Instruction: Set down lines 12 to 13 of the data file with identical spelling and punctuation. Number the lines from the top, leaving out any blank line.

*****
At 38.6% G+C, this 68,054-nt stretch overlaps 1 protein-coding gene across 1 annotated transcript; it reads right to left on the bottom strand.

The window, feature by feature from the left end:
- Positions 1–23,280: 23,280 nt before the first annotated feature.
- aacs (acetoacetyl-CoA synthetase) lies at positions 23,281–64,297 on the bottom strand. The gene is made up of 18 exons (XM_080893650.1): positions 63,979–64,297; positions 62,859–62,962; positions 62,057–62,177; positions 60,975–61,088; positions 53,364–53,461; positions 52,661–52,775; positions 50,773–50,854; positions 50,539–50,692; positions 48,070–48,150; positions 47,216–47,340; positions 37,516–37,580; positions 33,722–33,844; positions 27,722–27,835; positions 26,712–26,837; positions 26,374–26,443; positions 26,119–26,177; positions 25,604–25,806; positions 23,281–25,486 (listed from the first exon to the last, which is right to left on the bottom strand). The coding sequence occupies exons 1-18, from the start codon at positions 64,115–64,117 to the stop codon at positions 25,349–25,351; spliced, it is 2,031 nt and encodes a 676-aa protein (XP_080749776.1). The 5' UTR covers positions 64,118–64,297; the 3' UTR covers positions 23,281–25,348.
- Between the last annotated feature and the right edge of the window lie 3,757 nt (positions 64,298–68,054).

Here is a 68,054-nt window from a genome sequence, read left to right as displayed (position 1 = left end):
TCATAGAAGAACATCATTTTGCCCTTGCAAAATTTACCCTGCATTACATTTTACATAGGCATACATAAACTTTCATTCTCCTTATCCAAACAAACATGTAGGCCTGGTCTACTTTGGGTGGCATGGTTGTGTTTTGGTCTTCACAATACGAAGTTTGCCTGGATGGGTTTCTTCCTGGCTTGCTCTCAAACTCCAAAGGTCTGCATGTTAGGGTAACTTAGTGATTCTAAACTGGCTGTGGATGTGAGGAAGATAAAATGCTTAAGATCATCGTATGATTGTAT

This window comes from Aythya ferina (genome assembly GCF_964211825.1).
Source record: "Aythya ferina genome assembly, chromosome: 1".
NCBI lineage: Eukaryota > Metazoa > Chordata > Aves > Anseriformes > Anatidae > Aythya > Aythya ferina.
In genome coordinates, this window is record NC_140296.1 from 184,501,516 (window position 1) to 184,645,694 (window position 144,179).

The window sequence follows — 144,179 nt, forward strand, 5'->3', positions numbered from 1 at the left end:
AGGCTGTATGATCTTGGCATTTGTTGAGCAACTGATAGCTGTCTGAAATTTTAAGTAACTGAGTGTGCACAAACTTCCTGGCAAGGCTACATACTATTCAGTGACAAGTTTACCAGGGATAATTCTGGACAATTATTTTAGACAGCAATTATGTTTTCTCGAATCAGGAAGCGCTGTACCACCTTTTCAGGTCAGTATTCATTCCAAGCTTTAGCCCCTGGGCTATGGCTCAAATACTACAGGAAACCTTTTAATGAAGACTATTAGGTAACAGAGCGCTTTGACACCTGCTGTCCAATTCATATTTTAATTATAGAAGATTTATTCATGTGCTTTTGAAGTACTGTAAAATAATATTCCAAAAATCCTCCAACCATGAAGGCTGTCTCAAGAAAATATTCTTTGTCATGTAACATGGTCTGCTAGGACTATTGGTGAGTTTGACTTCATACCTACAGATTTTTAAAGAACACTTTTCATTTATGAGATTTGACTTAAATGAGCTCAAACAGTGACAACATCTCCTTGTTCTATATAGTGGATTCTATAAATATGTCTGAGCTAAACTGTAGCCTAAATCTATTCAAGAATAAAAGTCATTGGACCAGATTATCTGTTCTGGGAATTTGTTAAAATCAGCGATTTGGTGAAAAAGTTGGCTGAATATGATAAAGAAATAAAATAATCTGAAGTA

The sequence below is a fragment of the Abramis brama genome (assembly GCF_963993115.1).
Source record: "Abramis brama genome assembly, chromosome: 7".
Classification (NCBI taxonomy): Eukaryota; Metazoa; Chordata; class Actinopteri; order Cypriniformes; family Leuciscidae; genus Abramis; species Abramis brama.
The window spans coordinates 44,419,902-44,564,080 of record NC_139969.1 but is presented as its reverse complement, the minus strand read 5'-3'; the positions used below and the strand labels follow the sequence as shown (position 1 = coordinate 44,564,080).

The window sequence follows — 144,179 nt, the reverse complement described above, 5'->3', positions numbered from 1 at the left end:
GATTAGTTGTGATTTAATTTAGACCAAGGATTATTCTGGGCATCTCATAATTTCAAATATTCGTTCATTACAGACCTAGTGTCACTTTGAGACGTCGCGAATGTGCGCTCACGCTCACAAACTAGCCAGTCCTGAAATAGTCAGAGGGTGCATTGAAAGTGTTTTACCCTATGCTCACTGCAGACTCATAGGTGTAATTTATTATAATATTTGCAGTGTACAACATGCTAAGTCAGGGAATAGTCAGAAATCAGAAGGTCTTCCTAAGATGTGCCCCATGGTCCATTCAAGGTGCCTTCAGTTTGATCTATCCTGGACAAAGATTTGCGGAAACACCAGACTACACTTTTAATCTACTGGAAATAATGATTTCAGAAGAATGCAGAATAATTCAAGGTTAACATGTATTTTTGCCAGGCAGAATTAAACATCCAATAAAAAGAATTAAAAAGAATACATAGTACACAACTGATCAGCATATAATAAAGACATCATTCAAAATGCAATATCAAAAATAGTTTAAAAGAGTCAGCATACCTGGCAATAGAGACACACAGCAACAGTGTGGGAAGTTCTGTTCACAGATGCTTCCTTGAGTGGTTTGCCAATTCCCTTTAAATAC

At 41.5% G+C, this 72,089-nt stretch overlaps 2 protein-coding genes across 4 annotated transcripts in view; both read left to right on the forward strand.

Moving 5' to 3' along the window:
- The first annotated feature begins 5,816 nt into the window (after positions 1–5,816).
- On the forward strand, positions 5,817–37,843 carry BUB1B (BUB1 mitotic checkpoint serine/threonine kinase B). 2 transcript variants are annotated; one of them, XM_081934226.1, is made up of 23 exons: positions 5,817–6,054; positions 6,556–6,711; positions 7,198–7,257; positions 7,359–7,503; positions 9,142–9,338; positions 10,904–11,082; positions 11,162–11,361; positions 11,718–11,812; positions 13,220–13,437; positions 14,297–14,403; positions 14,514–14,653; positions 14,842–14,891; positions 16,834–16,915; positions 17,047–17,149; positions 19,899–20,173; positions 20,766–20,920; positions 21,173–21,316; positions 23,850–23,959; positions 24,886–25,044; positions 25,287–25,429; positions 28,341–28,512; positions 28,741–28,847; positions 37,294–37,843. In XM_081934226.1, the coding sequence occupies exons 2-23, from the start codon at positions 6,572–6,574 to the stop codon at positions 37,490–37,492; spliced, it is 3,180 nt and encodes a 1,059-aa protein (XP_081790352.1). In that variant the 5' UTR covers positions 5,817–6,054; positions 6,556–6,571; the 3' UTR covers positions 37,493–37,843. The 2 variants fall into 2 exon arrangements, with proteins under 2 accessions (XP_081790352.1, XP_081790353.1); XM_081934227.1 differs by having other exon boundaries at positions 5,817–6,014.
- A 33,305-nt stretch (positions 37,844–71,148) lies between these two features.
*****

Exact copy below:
The window sequence follows — 144,179 nt, forward strand, 5'->3', positions numbered from 1 at the left end:
AGGCTGTATGATCTTGGCATTTGTTGAGCAACTGATAGCTGTCTGAAATTTTAAGTAACTGAGTGTGCACAAACTTCCTGGCAAGGCTACATACTATTCAGTGACAAGTTTACCAGGGATAATTCTGGACAATTATTTTAGACAGCAATTATGTTTTCTCGAATCAGGAAGCGCTGTACCACCTTTTCAGGTCAGTATTCATTCCAAGCTTTAGCCCCTGGGCTATGGCTCAAATACTACAGGAAACCTTTTAATGAAGACTATTAGGTAACAGAGCGCTTTGACACCTGCTGTCCAATTCATATTTTAATTATAGAAGATTTATTCATGTGCTTTTGAAGTACTGTAAAATAATATTCCAAAAATCCTCCAACCATGAAGGCTGTCTCAAGAAAATATTCTTTGTCATGTAACATGGTCTGCTAGGACTATTGGTGAGTTTGACTTCATACCTACAGATTTTTAAAGAACACTTTTCATTTATGAGATTTGACTTAAATGAGCTCAAACAGTGACAACATCTCCTTGTTCTATATAGTGGATTCTATAAATATGTCTGAGCTAAACTGTAGCCTAAATCTATTCAAGAATAAAAGTCATTGGACCAGATTATCTGTTCTGGGAATTTGTTAAAATCAGCGATTTGGTGAAAAAGTTGGCTGAATATGATAAAGAAATAAAATAATCTGAAGTA